Fire Prevention Day


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Fire Prevention Day occurs every October and exists to raise awareness of practices that can help prevent these disasters and to recognize the work of the firefighters who relieve them.

The United States has one of the highest fire death rates in the world, resulting in approximately 5000 deaths every year, and a further 25,000 injuries, highlighting just how important fire safety and education still really is.

Fire Prevention Day is an excellent opportunity to discuss fire safety with your kids, friends, and family, in a fun but educational way, with lots of activities and shared resources.

History of Fire Prevention Day

In May 1919, a resolution was passed, which urged the government within the United States and Canada to support the campaign for an annual Fire Prevention Day.

The first Fire Prevention day was announced in 1920 by President Woodrow Wilson, which was later expanded into an entire National Fire Prevention Week, and proclaimed a national observance by President Calvin Coolidge in 1925. Coolidge deemed the day as very important, noting that an estimated 15,000 lives in the United States were lost in the previous year due to fires.

Fire prevention day is often used to commemorate particularly famous and devastating fires in individual communities, such as the notable Great Chicago Fire in North America in 1871. According to the legend, this fire was started by a cow who kicked over a lantern in a shed.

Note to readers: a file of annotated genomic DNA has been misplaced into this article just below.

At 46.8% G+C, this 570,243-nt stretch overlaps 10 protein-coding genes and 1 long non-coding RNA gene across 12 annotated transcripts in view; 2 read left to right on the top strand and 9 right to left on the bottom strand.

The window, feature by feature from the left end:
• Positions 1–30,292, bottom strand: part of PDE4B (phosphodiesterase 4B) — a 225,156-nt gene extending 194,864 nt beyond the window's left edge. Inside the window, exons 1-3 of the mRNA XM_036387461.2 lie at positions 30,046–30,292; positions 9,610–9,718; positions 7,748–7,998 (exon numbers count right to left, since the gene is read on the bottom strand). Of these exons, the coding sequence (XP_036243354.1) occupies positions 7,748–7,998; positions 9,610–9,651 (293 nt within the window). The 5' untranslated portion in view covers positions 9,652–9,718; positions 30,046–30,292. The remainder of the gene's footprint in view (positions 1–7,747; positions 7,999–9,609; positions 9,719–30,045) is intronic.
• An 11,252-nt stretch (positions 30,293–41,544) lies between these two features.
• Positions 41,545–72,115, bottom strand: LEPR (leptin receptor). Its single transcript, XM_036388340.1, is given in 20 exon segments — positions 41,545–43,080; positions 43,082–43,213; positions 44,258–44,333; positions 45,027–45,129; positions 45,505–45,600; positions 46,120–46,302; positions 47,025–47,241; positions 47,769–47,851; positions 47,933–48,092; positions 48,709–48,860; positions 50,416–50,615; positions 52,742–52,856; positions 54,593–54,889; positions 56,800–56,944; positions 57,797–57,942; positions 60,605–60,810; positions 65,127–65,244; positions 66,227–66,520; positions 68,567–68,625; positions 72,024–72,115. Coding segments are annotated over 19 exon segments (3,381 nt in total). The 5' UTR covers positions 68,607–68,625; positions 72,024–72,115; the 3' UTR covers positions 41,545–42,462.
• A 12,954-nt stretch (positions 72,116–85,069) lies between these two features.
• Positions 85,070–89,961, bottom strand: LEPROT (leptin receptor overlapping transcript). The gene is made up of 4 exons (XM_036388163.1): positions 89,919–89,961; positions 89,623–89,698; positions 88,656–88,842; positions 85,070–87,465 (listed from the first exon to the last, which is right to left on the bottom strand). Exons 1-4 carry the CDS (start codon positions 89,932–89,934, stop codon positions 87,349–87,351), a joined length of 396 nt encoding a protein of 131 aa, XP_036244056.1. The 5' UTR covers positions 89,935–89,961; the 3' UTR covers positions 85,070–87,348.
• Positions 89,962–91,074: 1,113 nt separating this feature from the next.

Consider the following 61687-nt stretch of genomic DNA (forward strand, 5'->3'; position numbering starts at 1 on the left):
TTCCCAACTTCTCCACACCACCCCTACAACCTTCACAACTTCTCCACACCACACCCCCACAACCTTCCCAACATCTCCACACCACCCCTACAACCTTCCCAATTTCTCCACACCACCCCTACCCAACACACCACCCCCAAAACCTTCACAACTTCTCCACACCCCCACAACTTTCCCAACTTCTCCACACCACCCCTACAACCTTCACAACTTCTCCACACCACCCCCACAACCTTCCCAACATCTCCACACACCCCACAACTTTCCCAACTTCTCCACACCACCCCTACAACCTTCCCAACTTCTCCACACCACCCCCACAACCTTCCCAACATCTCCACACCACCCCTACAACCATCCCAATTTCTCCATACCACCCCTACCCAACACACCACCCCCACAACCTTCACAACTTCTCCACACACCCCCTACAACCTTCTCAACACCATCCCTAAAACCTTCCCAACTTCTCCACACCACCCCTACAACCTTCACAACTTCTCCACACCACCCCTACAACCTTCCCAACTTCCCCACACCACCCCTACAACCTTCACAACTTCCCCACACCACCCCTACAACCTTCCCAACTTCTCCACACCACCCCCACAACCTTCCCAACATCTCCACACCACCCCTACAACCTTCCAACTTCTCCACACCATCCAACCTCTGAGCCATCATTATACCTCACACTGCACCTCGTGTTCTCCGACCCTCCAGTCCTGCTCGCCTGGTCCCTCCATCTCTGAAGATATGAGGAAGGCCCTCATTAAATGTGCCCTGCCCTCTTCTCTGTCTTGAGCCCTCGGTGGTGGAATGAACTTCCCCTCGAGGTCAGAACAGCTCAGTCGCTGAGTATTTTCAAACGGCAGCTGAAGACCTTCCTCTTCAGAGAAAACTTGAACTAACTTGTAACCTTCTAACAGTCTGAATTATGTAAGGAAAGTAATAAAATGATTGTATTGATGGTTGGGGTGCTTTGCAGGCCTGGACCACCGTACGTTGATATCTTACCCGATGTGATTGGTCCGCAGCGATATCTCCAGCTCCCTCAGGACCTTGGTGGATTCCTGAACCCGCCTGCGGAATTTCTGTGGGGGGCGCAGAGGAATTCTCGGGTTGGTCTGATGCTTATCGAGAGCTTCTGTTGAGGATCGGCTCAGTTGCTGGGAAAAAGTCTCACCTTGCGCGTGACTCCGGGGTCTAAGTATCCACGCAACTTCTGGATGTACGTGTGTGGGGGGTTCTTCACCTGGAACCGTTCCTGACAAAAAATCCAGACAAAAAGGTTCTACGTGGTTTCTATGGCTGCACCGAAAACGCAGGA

The fire aggressively burned for more than 27 hours and resulted in the loss of over 300 lives and destroyed 17,000 buildings, leaving more than 100,000 people homeless as a result.

The non-profit National Fire Protection Association, or NFPA, has traditionally been and continues to be the international sponsor of the day. They observe the anniversary of the Great Chicago Fire as a way to keep the public informed about the importance of fire safety and prevention. The NFPA selects a theme for Fire Prevention Week each year, with the theme for 2019 being ‘Plan and Practice Your Escape.’

For 2020, the theme will be ‘Serve Up Fire Safety In the Kitchen, ‘ which focuses on safety within the kitchen. It aims to educate families and individuals on simple actions that they can take on themselves to keep them and others safe while cooking and preparing meals, using the oven, cooker, etc.

Considered not only important in the United States, other countries also celebrate Fire Prevention Week annually. In Canada, the last Saturday of the week is proclaimed as Fire Service Recognition Day to express gratitude and thanks to the Canadian fire service and their many public services. In Australia, Fire Prevention Week is also held annually, but at the end of April instead.

Fire Prevention Day

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